And, while we're on the topic, why did just a handful of them go to Discover HP but the others did not?

Linda Lum (author) from Washington State, USA on November 16, 2020:

Peggy, I am not going away, but for the near future, I will be concentrating on publishing (as I always have) a food-related article. This will happen each Tuesday and does not require input from others to make it happen. Any comments that occur before it gets whisked off to the niche site are, of course, welcome.

Shauna L Bowling from Central Florida on November 16, 2020:

Hey, Linda! Here I come slithering through the back door. I just couldn't stand sitting in an empty room while I read this episode. Since we've learned the back door trick, will you consider continuing this series?

Give kitty a hug for me. She looks so sad. And give one to yourself. My arms are outstretched, but can't quite make it to you!

Peggy Woods from Houston, Texas on November 16, 2020:

I am glad that you are going to keep writing on this site. I see others have already told you how we can still make comments. It takes a bit more effort to do so. I hope they make it easier for us as it was in the past.

Linda Lum (author) from Washington State, USA on November 16, 2020:

Bill, I had to go through the back door (from my dashboard) to even find the comments that you and 3 others had made. Thanks for your support. I'm not going away.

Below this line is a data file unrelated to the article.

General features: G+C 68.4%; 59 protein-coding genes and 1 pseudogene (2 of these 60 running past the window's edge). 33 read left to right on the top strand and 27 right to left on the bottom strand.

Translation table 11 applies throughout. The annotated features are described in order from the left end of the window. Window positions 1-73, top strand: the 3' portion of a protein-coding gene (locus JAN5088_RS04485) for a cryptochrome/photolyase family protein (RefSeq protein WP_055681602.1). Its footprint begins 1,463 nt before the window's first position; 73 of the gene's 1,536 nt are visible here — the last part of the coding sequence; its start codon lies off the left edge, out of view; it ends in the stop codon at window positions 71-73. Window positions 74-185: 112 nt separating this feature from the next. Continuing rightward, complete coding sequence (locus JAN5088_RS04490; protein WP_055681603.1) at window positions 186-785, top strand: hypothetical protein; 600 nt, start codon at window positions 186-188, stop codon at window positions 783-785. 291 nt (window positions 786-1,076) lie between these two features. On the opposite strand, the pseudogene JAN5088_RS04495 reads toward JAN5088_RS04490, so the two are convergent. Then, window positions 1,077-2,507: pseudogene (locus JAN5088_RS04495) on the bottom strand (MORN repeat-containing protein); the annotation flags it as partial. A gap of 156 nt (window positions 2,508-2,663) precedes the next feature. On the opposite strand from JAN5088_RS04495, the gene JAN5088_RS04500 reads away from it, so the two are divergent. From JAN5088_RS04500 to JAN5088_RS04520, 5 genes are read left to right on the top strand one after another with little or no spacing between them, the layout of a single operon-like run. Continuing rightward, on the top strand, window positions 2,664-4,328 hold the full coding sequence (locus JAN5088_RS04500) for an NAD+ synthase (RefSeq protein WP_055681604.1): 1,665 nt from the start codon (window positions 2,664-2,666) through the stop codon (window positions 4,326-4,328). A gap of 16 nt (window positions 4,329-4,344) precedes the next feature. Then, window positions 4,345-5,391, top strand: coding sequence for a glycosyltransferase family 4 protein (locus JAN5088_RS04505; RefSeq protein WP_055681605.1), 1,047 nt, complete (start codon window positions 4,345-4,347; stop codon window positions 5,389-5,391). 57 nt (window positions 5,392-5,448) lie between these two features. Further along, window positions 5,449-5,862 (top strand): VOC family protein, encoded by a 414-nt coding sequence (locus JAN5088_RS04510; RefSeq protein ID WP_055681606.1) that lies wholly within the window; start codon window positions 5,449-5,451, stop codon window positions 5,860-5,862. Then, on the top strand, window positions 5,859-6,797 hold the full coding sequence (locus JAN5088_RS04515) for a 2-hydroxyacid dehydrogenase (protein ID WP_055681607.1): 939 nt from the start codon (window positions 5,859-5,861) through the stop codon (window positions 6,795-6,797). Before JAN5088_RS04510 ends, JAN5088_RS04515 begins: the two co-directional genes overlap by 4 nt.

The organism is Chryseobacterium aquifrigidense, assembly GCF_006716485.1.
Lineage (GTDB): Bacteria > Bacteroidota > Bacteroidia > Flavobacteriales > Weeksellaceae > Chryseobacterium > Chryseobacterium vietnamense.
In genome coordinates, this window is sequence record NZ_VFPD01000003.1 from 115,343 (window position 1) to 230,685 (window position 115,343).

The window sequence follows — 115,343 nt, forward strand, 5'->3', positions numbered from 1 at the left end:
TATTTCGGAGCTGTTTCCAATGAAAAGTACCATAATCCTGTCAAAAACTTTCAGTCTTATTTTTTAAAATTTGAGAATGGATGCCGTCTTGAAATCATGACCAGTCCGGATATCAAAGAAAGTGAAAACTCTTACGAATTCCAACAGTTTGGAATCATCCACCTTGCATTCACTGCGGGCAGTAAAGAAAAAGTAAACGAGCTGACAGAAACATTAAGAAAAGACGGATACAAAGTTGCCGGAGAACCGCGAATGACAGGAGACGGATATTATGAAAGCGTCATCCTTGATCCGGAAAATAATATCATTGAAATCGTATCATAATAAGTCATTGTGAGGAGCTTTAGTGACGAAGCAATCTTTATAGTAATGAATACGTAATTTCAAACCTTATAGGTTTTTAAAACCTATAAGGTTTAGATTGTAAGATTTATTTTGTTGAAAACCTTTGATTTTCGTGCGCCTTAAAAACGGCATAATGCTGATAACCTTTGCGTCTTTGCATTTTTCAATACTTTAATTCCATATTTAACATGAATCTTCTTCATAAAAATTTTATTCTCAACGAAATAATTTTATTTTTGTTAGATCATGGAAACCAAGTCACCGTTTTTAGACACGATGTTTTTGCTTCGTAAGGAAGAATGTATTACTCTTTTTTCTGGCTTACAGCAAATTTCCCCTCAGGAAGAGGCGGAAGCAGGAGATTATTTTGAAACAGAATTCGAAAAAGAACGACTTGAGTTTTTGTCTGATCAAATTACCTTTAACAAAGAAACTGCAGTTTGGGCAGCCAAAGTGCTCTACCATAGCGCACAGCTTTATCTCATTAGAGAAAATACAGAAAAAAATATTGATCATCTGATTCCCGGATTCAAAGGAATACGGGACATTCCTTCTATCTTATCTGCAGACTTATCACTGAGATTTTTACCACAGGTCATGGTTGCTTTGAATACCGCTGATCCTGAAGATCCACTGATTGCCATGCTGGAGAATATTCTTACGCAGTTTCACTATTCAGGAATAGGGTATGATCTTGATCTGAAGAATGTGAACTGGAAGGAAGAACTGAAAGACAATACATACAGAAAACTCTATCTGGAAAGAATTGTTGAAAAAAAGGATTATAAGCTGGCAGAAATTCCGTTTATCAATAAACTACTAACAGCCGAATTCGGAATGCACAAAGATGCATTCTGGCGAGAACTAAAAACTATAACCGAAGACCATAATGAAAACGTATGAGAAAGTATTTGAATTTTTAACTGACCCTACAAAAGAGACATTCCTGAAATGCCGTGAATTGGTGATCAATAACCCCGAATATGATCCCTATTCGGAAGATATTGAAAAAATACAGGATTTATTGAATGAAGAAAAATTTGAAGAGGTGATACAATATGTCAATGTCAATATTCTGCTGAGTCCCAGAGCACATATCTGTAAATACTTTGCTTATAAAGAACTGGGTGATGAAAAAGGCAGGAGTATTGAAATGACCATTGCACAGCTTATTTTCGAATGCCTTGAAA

Bill Holland from Olympia, WA on November 16, 2020:

I found you on the feed, so here I am finally. As always, well-written and easy to understand. As always, an article deserving of a place in an anthology. :) Stay dry this week. It looks like a wet one.

Pamela Oglesby from Sunny Florida on November 16, 2020:

This is another good Q and A article, and I am able to comment. I always learn things from your article. I would like to see something about fish as it is so expensive that making a choice of type isn't easy.

If you go onto your profile page and click on Hubpages you can make comments on most articles. Of course, you can answer comments on your stats page.

I would encourage you to stick around a little longer. This is a unique article that many of us look forward to each week, although I am not able to do much cooking these days. We never quit learning.

FlourishAnyway from USA on November 16, 2020:

Aww, I can feel your frustration about commenting through the Internet, dear diva and am so sorry. Worse than the problem itself and delay in responsiveness is the lack of understanding and empathy about how important this feature is to Hubbers. After all, they did advertise HP as "Connect" as well as other things (in order to de-emphasize the money-making expectations among Hubbers.

John Hansen from Gondwana Land on November 15, 2020:

I am sorry this is your last cooking Q and A for now Linda. I am contemplating ending Poems From the Porch too...I need comments so I can have prompts for my poetry. Anyway, I am almost ready to publish one. Let’s cross our fingers comments are reinstated soon.

A grated potato chocolate cake...really?